Dummy: Mandatory Enjoyment
The Los Angeles band nods to various corners of psychedelic music while transcending its influences on this blissful and spacious debut album.
Dummy has all the makings of a modern cult band. Formed in late 2018, the Los Angeles group have evolved noticeably in a short span of time, leaving behind the shivering avant-folk of their first EP and lo-fi video game music of EP2, recorded on an iPhone. Their debut full-length, Mandatory Enjoyment, is just as voracious, merging the band’s key influences from 1990s noise-pop and early electronic psychedelia with ambient interludes that add welcome dynamics between bursts of frenzied instrumentation. You could call it “record collection rock,” but it’s also one of this year’s most consistent debuts.
Emma Maatman’s droning organ is a hallmark of Dummy’s music, filtering through almost every song on Mandatory Enjoyment. When combined with her sundazed, deadpan vocals and drummer Alex Ewell’s endlessly cycling rhythms, they sound like they’ve intently studied the Stereolab catalog. However, the band of self-professed music nerds are just as likely to name-drop bossa nova post-punks Antena, new age godfather Laraaji, or the original LA jangle-pop group, The Byrds. Dummy’s brand of drone-pop is intended to be blissful and spacious rather than dour and claustrophobic: “We love the idea that you can make layered, complex, chaotic music but not in the pursuit of it being difficult or abstract,” they have said.
Dummy’s dual guitarists Joe Trainor and Nathan O’Dell (both former members of Baltimore band Wildhoney) inject the album’s noisiest songs with jolts of distortion. “Punk Product #4” is the first time we hear them let it rip, before the brief, scrambled solo at the conclusion of “Daffodils” that sounds like Yo La Tengo’s Ira Kaplan kept on a short leash. The latter song leaps out of the tracklisting, bookended by the field sample interlude “Unremarkable Wilderness” and thumping, Silver Apples-styled motorik of “X-Static Blanket.” This clever sequencing makes Mandatory Enjoyment’s louder passages pop and the quiet ones feel deeply hypnotic.
Outside of Dummy, the band’s members have spent time in unexpected corners of music, including Maatman’s role in the doom metal group Taarkus and her work as an art director for Southern Lord Records. With these years of experience, it makes sense that their lyrics would include elements of meta-commentary. Midway through “Punk Product #4,” Maatman defines the dilemma of any DIY artist wearing influences on their sleeve: “Years spent mining the obscure/What are they worth?/A couple hundred bucks a week/Scattered infinitesimally.” One song later, on the buoyant “Cloud Pleaser,” O’Dell lays out his complaints about the current state of rock music: “Everything homogenized/Easy to digest/Guitars crystalline/Sounds so pointless.” The two singers’ voices come together to trade calls and responses on the standout “Daffodils,” as the choruses provide a sarcastic suggestion to bury your head in the sand: “Never mind the changing times/Just ignore the signs.”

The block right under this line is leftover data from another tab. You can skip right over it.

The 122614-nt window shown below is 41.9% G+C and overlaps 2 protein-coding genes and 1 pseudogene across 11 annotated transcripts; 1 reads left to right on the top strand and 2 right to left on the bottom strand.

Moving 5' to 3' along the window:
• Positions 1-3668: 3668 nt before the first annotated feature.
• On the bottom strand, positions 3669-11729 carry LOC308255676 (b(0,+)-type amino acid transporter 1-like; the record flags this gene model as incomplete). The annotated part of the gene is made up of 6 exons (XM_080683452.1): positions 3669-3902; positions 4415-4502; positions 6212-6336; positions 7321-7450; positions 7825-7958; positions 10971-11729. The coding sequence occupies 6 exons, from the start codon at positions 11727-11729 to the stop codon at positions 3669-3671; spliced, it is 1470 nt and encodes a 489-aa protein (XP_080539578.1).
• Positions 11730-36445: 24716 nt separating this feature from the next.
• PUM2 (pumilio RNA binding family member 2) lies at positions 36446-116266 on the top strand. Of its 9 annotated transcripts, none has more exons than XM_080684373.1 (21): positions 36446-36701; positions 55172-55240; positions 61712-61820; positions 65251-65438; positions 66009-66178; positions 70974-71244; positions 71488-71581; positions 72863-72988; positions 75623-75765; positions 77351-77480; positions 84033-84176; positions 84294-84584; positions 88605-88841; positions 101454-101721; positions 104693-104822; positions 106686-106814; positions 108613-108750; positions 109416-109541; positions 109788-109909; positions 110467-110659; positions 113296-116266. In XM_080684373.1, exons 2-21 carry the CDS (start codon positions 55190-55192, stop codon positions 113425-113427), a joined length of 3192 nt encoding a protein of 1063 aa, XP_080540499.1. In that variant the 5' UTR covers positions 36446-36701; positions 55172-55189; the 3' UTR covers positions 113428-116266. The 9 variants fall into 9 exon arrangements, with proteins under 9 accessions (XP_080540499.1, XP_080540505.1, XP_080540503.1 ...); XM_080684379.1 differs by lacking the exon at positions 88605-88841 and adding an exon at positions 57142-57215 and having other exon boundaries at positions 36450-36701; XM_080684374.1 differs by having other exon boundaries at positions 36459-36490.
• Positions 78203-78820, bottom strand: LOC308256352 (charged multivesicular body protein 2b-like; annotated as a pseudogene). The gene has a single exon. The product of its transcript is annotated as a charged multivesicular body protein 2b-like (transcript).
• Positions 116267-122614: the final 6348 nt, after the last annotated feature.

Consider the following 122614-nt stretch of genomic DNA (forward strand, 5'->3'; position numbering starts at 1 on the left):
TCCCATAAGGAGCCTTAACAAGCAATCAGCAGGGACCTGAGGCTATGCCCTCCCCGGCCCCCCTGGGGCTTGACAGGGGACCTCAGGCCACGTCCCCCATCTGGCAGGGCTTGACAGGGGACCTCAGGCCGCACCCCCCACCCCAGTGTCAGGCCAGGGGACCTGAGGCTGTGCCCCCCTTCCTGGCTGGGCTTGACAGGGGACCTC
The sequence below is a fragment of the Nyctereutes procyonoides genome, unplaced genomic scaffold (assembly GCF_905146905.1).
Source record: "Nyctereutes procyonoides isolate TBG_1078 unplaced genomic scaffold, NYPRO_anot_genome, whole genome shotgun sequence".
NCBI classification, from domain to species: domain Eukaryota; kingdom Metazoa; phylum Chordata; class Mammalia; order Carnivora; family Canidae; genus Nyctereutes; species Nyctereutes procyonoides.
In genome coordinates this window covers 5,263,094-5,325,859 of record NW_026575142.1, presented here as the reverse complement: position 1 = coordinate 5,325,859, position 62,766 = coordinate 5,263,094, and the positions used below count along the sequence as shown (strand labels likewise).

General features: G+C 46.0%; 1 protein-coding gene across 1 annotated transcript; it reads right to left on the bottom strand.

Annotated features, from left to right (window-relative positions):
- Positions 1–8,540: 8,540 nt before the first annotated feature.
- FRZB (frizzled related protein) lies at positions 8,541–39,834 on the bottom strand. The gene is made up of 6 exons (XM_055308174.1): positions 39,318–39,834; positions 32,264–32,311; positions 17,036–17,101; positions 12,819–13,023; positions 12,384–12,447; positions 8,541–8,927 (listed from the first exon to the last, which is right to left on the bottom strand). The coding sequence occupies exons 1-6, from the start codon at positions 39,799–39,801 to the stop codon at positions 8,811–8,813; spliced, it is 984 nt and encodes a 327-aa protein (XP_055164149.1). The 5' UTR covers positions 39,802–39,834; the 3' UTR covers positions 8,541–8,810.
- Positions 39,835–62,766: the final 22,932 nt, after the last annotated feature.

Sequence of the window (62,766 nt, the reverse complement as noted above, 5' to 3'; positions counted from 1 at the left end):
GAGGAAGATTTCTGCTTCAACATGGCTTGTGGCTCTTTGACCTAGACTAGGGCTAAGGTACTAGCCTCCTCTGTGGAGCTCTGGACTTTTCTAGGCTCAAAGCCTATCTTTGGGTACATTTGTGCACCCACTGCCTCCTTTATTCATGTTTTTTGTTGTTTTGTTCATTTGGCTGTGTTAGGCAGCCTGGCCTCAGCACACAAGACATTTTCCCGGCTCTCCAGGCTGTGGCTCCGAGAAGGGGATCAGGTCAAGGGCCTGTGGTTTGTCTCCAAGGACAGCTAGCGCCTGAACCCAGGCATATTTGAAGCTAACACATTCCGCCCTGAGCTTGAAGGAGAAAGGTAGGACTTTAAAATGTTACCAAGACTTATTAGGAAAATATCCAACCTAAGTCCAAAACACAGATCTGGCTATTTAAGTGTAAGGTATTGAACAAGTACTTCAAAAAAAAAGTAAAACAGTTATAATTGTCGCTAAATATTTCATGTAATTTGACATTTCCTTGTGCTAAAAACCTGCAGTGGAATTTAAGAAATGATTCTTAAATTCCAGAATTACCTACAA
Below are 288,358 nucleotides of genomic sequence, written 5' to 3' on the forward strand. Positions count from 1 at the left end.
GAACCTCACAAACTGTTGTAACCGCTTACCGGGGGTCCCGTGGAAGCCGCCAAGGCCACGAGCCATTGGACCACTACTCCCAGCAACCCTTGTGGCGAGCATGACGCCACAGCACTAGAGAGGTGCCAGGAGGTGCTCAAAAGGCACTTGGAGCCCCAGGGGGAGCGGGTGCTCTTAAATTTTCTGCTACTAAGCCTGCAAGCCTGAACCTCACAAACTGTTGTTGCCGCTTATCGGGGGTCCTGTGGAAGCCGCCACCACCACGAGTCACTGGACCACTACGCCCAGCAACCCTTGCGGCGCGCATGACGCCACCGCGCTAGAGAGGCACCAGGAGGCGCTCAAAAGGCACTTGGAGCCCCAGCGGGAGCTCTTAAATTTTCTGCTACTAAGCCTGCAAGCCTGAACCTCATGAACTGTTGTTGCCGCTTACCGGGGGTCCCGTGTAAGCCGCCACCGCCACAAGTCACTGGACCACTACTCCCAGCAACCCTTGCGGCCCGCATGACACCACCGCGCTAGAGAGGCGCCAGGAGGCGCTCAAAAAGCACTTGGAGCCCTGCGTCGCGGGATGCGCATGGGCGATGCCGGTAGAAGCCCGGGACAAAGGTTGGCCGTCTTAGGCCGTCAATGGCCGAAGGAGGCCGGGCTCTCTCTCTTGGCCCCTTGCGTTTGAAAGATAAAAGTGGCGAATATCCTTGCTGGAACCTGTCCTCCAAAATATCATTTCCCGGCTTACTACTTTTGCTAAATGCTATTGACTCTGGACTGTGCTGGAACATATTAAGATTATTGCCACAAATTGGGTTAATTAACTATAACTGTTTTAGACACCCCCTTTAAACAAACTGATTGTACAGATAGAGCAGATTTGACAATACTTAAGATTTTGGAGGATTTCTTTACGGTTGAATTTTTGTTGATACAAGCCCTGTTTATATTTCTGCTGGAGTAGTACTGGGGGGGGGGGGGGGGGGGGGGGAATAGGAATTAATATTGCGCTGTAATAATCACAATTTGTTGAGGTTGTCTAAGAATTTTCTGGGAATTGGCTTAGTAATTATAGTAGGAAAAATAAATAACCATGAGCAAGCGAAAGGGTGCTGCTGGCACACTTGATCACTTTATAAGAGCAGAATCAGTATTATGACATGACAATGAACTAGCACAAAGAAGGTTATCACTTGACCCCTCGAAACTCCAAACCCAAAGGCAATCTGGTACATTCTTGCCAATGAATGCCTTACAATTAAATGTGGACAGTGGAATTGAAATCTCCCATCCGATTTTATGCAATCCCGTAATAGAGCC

In his latest book, Muse-Sick, author and producer Ian Brennan writes that Pink Floyd’s Dark Side of the Moon remained on the charts for 957 weeks in part due to its vast dynamic range: “Those classics take a journey and allow the ear to rest—to listen to the noises within the ‘quiet,’” he writes. Dummy have understood this lesson since the extended ambient closer of their first EP, and both sides of Mandatory Enjoyment end with a similarly sprawling multi-part suite. Showcasing their attention to detail, a clopping woodblock rhythm appears halfway through “H.V.A.C.” before fading into clattering percussion and kosmische synth tones. “Atonal Poem” drifts through metallophone-like electronic bleeps reminiscent of Hiroshi Yoshimura, then returns with a reprise of the band’s chiming art-rock. In less capable hands, music so meticulously researched and constructed could sound like pure mimicry. Instead, Dummy have transcended their influences and crafted their own record collector gem.
Buy: Rough Trade
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Ian Brennan is a Grammy-winning music producer who has produced three other Grammy-nominated albums. He is the author of four books and has worked with the likes of filmmaker John Waters, Merle Haggard, and Green Day, among others. His work with international artists such as the Zomba Prison Project, Tanzania Albinism Collective, and Khmer Rouge Survivors, has been featured on the front page of the New York Times and on an Emmy-winning 60 Minutes segment with Anderson Cooper reporting. Since 1993 he has taught violence prevention and conflict resolution around the world for such prestigious organizations as the Smithsonian, New York’s New School, Berklee College of Music, the University of London, the University of California–Berkeley, and the National Accademia of Science (Rome).